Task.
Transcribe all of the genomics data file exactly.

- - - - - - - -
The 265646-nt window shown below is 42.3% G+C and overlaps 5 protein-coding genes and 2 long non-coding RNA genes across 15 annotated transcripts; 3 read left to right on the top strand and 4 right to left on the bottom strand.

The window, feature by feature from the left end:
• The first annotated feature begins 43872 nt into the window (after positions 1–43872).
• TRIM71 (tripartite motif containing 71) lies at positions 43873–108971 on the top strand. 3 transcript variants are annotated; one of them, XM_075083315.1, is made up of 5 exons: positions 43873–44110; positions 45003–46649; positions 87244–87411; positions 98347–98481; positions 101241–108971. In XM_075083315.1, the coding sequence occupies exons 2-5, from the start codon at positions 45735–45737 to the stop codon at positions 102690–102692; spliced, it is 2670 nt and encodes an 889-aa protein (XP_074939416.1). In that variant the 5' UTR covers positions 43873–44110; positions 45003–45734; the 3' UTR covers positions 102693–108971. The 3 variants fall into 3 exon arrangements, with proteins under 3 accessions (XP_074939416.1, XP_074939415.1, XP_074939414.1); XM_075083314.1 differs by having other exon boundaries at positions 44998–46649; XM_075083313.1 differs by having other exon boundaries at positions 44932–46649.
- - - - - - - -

The 265646-nt window shown below is 42.3% G+C and overlaps 5 protein-coding genes and 2 long non-coding RNA genes across 15 annotated transcripts; 3 read left to right on the top strand and 4 right to left on the bottom strand.

The window, feature by feature from the left end:
• The first annotated feature begins 43872 nt into the window (after positions 1–43872).
• TRIM71 (tripartite motif containing 71) lies at positions 43873–108971 on the top strand. 3 transcript variants are annotated; one of them, XM_075083315.1, is made up of 5 exons: positions 43873–44110; positions 45003–46649; positions 87244–87411; positions 98347–98481; positions 101241–108971. In XM_075083315.1, the coding sequence occupies exons 2-5, from the start codon at positions 45735–45737 to the stop codon at positions 102690–102692; spliced, it is 2670 nt and encodes an 889-aa protein (XP_074939416.1). In that variant the 5' UTR covers positions 43873–44110; positions 45003–45734; the 3' UTR covers positions 102693–108971. The 3 variants fall into 3 exon arrangements, with proteins under 3 accessions (XP_074939416.1, XP_074939415.1, XP_074939414.1); XM_075083314.1 differs by having other exon boundaries at positions 44998–46649; XM_075083313.1 differs by having other exon boundaries at positions 44932–46649.